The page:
Meanwhile, the old law still applies in active cases such as those involving a homeowner who said she had owned the property for decades and never paid ground rent on it, one who paid half the bill and thought the matter was resolved, and another whose bills stopped coming a couple of years ago and was sued anyway.

Hilton Stone, 80, whose home is in the Franklintown neighborhood, paid ground rent for 30 years. But then a disagreement arose among people who said they owned the ground rent, and the bills stopped coming, he said.

"I got a couple letters where my checks came back to me," Stone said. "Ain't nobody bothered me about no ground rent for two years. I'm going to talk to a lawyer about it."

Edward A. Bennett, a 53-year- old systems engineer, said he didn't realize that a ground-rent ejectment lawsuit had been filed against him in January 2006 - though the court file includes a letter dated February 2006 that demands $3,500.

He said he bought the home in the Frankford neighborhood in 1990 and was surprised to find that he owed back ground rent and fees of about $2,000. He said he paid half that amount and then paid a new bill when it arrived.

"I thought, `It's crazy, ground rent - what's that?'" he said in a recent interview. "I thought it was done. I was hoping. The amount of money they said I owed was all interest."

At the end of last week the Baltimore sheriff's office had received notices of 10 ground-rent ejectments ordered by the Circuit Court. Six had been scheduled - four for July and two for August.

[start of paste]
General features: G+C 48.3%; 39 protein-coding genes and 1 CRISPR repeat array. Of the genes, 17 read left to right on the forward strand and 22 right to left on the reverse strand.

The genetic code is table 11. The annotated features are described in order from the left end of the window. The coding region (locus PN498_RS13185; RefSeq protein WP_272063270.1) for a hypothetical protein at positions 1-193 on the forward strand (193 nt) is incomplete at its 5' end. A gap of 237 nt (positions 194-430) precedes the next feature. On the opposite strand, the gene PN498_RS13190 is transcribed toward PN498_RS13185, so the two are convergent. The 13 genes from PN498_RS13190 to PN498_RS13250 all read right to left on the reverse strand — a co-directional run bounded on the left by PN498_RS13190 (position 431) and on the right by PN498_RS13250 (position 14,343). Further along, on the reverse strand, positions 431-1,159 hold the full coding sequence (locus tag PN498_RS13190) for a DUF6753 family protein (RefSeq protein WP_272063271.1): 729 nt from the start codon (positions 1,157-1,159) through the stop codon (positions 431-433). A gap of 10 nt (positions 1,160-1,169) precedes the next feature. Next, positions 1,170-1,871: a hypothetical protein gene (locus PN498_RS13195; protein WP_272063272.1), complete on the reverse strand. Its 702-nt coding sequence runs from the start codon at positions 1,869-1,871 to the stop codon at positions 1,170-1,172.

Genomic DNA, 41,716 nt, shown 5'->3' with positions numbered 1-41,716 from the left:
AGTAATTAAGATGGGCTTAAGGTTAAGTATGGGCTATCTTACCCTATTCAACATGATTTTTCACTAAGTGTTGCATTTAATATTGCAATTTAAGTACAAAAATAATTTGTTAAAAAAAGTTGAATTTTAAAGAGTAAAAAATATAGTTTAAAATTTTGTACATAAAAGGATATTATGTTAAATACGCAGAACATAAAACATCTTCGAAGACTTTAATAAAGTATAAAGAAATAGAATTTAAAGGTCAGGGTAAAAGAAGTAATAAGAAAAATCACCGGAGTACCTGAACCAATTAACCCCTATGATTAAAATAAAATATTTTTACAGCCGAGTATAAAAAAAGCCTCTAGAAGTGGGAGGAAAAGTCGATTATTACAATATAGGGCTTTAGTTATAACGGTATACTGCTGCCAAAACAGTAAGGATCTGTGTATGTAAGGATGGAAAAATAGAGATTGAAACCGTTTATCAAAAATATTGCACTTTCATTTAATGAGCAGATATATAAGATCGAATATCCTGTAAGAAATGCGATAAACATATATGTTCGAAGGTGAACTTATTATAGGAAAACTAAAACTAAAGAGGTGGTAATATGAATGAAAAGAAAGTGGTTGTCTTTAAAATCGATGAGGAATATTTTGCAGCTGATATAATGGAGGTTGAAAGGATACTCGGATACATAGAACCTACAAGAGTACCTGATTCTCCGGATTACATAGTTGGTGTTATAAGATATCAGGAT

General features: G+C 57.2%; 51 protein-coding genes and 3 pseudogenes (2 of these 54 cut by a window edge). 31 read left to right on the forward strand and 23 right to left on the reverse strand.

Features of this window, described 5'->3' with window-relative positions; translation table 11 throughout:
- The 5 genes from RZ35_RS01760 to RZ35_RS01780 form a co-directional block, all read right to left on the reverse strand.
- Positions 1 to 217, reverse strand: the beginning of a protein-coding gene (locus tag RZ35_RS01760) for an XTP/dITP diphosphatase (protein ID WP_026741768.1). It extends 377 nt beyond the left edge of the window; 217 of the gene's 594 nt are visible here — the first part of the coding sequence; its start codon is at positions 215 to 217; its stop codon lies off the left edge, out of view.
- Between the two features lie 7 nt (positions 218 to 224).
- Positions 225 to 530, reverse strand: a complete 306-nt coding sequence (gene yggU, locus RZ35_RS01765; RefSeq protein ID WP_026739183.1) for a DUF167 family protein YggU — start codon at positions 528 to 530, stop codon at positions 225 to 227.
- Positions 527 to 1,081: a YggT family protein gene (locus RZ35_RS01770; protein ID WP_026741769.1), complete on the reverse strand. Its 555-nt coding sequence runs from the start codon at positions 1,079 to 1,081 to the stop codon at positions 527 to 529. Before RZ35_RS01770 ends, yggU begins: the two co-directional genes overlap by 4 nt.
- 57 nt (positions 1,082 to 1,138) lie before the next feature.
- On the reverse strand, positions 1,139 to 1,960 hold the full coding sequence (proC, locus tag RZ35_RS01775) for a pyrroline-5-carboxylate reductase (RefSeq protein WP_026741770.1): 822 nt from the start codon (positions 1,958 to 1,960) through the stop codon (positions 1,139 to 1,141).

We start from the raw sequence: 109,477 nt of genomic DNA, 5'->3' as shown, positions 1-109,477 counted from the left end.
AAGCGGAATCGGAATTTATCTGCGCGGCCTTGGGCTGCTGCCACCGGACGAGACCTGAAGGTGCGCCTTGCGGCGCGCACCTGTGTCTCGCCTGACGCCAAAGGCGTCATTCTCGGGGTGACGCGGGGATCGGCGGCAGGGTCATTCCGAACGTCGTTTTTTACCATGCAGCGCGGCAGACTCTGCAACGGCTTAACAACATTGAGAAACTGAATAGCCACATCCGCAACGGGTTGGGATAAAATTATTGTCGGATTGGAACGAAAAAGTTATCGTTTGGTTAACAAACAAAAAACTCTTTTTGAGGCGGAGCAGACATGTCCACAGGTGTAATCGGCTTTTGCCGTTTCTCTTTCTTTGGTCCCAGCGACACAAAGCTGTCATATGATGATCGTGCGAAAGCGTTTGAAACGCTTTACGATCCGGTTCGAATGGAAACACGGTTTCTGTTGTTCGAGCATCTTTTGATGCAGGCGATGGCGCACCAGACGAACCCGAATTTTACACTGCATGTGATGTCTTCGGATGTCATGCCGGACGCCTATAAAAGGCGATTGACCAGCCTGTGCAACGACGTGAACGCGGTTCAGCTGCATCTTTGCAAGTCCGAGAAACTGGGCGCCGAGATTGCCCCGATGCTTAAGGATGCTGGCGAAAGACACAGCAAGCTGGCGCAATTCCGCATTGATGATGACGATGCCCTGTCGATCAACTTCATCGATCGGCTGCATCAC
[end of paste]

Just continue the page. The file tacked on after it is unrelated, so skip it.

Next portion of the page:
"We have to carry them out," said Baltimore sheriff's office administrative Lt. Deborah Claridy. "Whatever the law says is what we're bound by. We can't add our opinion to it."

State Sen. George W. Della Jr., who lobbied for ground-rent reform, said he'll continue to monitor ejectments as well as the annual auctions in which investors bid for the right to collect back taxes and fees from homeowners.

"It's unfortunate that they didn't get the message," said Della, a Baltimore Democrat. "They're going to keep squeezing this thing for as long as they can and get everything they can out of it. They're doing what the old law allows them to do."

Ground-rent reform In addition to ending the court process known as ejectment, the new ground-rent laws: Make previously irredeemable ground rents - those created before April 9, 1884 - redeemable by the homeowner unless paperwork maintaining its irredeemable status is filed by Dec. 31, 2010.

Offer loans through the Department of Housing and Community Development to homeowners to redeem ground-rent leases.

Require ground-rent owners to mail bills no later than 60 days before a payment is due to the homeowner's last known address.

Create an online registry of properties subject to ground rent. Ground-rent owners must register their properties by Sept. 30, 2010.

Eliminate the waiting period before a ground rent can be redeemed.

Require that homeowners receive notice about their right to redeem when a ground lease is transferred to a third party and when they close on a loan secured by property subject to ground rent.

An emergency bill banning the creation of new ground rents took effect Jan. 22.